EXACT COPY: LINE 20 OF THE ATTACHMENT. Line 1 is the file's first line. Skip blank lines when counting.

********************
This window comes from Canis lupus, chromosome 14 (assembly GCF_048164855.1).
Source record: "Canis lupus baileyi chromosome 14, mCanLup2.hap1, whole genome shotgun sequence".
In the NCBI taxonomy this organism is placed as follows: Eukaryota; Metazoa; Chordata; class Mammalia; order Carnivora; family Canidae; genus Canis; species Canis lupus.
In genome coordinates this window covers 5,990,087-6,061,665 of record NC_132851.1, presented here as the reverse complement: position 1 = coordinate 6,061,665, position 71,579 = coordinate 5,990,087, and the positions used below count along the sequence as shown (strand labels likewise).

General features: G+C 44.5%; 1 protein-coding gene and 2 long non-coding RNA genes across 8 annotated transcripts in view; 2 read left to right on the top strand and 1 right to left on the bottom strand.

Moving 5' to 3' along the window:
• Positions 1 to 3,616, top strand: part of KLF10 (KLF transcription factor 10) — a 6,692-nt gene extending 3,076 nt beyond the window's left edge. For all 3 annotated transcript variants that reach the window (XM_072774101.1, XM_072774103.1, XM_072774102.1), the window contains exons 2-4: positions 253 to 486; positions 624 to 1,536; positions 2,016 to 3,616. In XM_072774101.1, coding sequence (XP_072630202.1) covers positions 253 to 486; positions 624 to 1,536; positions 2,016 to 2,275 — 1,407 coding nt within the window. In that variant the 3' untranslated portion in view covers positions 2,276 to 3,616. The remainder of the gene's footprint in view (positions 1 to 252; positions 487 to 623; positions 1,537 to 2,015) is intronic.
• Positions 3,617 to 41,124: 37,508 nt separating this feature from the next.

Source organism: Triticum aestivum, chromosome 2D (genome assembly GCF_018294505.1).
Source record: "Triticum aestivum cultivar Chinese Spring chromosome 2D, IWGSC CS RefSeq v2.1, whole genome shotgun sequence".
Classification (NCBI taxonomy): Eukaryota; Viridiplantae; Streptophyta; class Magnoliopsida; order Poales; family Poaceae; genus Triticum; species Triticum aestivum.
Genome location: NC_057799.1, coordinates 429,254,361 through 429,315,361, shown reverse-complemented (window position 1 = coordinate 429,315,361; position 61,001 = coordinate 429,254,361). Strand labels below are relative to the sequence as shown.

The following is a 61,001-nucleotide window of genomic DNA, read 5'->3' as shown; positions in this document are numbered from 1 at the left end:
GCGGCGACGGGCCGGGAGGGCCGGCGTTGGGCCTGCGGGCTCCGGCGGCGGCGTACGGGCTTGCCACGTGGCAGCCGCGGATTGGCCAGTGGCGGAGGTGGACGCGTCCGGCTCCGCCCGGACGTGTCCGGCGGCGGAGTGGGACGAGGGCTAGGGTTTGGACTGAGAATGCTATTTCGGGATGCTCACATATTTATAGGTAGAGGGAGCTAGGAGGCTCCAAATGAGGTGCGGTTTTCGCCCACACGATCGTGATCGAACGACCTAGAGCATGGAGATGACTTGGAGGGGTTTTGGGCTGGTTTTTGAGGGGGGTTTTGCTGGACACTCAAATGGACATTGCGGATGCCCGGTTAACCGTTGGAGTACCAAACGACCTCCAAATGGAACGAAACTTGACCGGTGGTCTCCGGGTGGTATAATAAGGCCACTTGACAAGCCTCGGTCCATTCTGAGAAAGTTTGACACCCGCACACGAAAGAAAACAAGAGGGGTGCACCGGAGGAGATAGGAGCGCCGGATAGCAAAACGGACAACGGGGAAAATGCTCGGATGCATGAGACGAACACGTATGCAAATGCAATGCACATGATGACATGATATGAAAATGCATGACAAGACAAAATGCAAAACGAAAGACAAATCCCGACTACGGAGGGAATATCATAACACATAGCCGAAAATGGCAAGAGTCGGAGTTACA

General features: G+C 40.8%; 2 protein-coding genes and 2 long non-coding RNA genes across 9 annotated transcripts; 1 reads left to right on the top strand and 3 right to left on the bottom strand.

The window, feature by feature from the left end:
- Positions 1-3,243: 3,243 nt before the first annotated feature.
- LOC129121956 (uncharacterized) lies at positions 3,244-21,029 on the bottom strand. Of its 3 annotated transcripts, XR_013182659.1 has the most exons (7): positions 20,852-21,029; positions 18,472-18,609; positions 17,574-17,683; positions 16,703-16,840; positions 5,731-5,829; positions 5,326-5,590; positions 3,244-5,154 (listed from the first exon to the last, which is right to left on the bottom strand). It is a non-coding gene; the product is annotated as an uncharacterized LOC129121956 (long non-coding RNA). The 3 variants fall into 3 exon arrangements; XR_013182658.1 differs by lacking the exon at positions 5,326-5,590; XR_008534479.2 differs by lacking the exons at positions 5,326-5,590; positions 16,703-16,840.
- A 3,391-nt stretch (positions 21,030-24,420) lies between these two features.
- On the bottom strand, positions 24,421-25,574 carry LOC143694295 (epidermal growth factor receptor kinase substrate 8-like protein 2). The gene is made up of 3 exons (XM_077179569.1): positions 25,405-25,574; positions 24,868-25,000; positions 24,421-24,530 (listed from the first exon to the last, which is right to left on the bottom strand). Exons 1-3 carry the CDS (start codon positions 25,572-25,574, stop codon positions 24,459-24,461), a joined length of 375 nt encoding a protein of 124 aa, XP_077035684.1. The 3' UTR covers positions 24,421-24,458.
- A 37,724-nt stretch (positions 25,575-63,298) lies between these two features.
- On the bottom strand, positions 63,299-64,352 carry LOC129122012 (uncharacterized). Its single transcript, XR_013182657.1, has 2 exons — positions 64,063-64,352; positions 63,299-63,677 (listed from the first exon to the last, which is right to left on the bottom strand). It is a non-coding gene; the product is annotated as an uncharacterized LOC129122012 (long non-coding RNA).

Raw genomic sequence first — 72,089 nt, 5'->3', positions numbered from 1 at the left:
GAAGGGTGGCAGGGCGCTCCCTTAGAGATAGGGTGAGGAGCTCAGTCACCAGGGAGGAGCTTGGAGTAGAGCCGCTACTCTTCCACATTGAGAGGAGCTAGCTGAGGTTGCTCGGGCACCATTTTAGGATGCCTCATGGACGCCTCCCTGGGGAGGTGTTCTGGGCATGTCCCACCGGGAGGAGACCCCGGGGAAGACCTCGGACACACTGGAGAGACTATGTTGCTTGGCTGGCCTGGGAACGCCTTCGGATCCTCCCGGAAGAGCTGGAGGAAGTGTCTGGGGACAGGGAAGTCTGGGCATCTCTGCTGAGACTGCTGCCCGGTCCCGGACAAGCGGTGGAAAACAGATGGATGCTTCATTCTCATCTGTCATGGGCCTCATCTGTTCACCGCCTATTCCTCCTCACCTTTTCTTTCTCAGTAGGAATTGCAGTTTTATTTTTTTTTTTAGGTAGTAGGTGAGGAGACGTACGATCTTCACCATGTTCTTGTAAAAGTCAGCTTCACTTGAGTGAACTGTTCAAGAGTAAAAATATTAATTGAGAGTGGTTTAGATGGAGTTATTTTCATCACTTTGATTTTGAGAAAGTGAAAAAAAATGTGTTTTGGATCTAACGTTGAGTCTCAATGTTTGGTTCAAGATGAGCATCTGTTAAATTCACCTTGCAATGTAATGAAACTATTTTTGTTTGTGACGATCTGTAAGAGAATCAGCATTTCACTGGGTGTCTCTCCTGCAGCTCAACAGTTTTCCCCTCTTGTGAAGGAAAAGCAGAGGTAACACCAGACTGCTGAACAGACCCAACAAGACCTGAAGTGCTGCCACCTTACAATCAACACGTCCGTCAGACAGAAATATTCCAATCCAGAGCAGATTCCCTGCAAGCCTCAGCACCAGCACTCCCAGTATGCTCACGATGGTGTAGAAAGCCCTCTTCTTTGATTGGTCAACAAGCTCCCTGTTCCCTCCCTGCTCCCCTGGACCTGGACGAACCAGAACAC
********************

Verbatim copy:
- On the bottom strand, positions 24,421-25,574 carry LOC143694295 (epidermal growth factor receptor kinase substrate 8-like protein 2). The gene is made up of 3 exons (XM_077179569.1): positions 25,405-25,574; positions 24,868-25,000; positions 24,421-24,530 (listed from the first exon to the last, which is right to left on the bottom strand). Exons 1-3 carry the CDS (start codon positions 25,572-25,574, stop codon positions 24,459-24,461), a joined length of 375 nt encoding a protein of 124 aa, XP_077035684.1. The 3' UTR covers positions 24,421-24,458.